So many do!
There are other reasons why I do ordain, and when I do, I do it fairly soon. These are when the candidates are already involved in their own line of ministry independent of the Sanctuary and they are in need of some empowering, some type of validation to operate in the world. Many come already quite unattached to titles and with their hearts quite clear on where they stand, but they seek Orders to be accepted in the world to do the work for which they have been called.
Others, I ordain when they are not living in or they are leaving the area. If they feel right to me for three to six years, I ordain them and, usually, after a few rocky starts, they turn out quite well or they find that to be a priest is not after all what they wanted. To be doing what is best for one is priesthood. To do the tasks of the priest at the altar while believing that alone is a superior calling, would be to ignore the unique calling of each individual soul.
Then there are those that are coming along quite well when they hit an invisible wall. The well trained candidate doesn't see it as a wall but as a revelation. It is an opportunity to discern that the ego wants recognition and wants it now. From that point on, they resist all help. Their monsters, hurts, disappointments and thwarted dreams are projected outwards, and the world, especially authority figures, becomes scapegoats. They feel that great injustice is being done to them. They become very angry and hurt. This is a great opportunity to reclaim all these projections. Once we see ourselves as their source, the world totally changes. There are no more enemies. We can no longer be victims. We have reclaimed our power.
This is a wonderful time, time pregnant with wondrous potential. All the candidate needs to do is to observe these emotions without repressing or succumbing to them. Unfortunately, that is a very rocky period too, with great risk of becoming possessed by these hidden shadows now threatening to devour their light. Many fall deeper into unconsciousness and most often also into depression. Much of this suffering can be averted if candidates manage to remain very still, doing nothing, while standing at the crossroads, simply watching. Then, without even willing it, they rise and name the archons that have ruled them from the shadows since as far back as they can remember. This reminds me of a line from the gospel of Philip that is part of our ritual. "If they ask you, 'What is the sign of the one who sends you?' answer, 'It is a movement and a rest.'" This is the time for rest.
This is a moment of initiation when these rulers are seen and named for what they are. The shadows vanish, for the light has been turned on. This is the hour of freedom. I can associate this with the symbol of the Magician in the Tarot deck. However, this point cannot be reached if the candidates resist the challenge. They can go no further till they manage to break through that invisible barrier. The roots for this barrier can be traced to very early in life, even to the pre-verbal stage, and it continues to be reinforced by our sociological environment throughout all our lives.
If I feel that I can be of some use to the student in breaking that barrier, I try to do what I can if permitted, but usually I'm not and any attempt on my part, even when solicited, is misinterpreted. Already a position has been taken and I can do nothing at that point. They leave, without talking things out, and then some come back only to leave again. There is no resolution until the barrier is broken. However, these souls have incredible potential and I would be doing a disservice to them by giving an ordination before they have their breakthrough. To ordain at that point would be patronizing and disrespectful to whom they are. I grieve when I realize that they believed I did not think they were good enough, for my reasons were quite the opposite. Ordination in those cases would be giving the false impression that they don't have to go any further and I think that would harm more than help their spiritual blossoming. To do that would be to reinforce their egos. If what they want is an ordination, I have no problem with their getting ordained by another bishop and, as long as that bishop is amenable, the candidate can still continue training with me if they want to, now with the ordination out of their system.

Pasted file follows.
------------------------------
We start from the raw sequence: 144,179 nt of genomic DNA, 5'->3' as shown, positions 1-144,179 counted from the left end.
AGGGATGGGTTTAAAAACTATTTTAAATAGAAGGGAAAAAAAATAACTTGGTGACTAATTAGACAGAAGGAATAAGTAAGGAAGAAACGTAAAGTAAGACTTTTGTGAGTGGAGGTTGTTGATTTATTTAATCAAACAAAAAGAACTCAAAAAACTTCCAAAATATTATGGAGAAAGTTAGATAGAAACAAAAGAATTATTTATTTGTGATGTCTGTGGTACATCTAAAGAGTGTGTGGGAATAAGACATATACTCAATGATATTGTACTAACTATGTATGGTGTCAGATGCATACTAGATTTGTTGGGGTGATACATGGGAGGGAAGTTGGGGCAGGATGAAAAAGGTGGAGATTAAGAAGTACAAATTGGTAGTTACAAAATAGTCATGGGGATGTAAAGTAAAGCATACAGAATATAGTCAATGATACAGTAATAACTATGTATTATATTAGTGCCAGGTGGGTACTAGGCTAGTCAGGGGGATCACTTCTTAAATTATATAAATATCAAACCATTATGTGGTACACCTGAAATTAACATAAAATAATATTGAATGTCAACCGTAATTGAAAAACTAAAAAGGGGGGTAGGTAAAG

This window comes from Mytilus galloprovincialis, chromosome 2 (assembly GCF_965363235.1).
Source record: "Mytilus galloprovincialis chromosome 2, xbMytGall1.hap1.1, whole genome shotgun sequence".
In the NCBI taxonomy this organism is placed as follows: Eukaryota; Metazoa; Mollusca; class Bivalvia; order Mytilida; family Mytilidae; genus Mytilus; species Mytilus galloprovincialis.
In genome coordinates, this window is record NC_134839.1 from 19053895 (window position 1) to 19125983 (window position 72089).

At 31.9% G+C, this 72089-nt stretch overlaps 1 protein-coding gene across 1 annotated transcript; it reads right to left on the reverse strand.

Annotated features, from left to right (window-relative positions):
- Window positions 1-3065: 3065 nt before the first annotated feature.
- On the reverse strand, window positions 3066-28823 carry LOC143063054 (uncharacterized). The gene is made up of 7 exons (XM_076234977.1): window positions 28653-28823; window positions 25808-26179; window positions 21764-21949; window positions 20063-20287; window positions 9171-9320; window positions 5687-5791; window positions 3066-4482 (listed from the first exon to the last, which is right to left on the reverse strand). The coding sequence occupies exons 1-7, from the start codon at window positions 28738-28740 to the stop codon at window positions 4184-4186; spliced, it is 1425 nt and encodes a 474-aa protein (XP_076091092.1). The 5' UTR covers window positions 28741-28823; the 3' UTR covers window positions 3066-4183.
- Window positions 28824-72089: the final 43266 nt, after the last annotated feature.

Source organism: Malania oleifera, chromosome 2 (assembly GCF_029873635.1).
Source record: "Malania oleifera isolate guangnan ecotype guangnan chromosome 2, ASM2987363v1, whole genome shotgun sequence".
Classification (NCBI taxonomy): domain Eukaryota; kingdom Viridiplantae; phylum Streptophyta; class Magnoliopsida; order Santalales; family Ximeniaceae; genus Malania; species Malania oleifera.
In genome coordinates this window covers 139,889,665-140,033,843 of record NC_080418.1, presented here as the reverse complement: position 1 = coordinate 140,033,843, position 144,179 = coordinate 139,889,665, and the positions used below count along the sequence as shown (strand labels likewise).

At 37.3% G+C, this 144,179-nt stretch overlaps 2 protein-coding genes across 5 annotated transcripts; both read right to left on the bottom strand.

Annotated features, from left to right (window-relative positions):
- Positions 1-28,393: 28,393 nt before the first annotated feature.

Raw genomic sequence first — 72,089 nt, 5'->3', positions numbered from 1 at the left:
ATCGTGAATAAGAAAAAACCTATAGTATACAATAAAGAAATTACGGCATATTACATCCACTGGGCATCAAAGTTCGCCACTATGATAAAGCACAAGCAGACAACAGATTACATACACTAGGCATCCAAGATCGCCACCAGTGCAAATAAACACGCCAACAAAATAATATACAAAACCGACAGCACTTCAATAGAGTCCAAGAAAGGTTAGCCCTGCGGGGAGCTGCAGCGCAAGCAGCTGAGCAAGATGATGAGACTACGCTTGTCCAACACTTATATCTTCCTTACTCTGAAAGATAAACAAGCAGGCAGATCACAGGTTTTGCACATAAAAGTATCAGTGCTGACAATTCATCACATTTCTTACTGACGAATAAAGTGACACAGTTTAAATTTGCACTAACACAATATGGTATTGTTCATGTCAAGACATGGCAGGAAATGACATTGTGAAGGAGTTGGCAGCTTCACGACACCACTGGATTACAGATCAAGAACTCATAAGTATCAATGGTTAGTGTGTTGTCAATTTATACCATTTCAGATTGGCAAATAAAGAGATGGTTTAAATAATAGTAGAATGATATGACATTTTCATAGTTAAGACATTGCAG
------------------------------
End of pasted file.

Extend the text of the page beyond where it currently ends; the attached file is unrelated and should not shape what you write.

In training for the priesthood, I do not look over the candidate's shoulder. I let each of them fend for themselves, as it were. For those living in this area, there are at least two years of coming regularly and participating in everything in the Sanctuary Before they begin formal training. I do not ask any one to do anything, but the ones really interested take note of what is needed, take initiative of their own accord, such as coming to choir practice, etc. After two years of that, then the training begins. While nothing is required of a seeker, a priest's dedication must be their first priority. It is not a hobby or a profession. It is a way of living. The opportunity for training is a talent to be buried or to be invested.
At any rate, ordination is never an end but a milestone in the journey. The training continues after the priest is ordained. To be a priest or a bishop, or a pope does not constitute spiritual authority. Authentic authority comes from the uncreated. It is like a breath of life, and that belongs to no one. My ways were and remain always non-hierarchical except during ritual, but it doesn't matter how often I say it, it is rarely heard while the candidate remains blinded by their basic beliefs.
Last updated April 4, 2006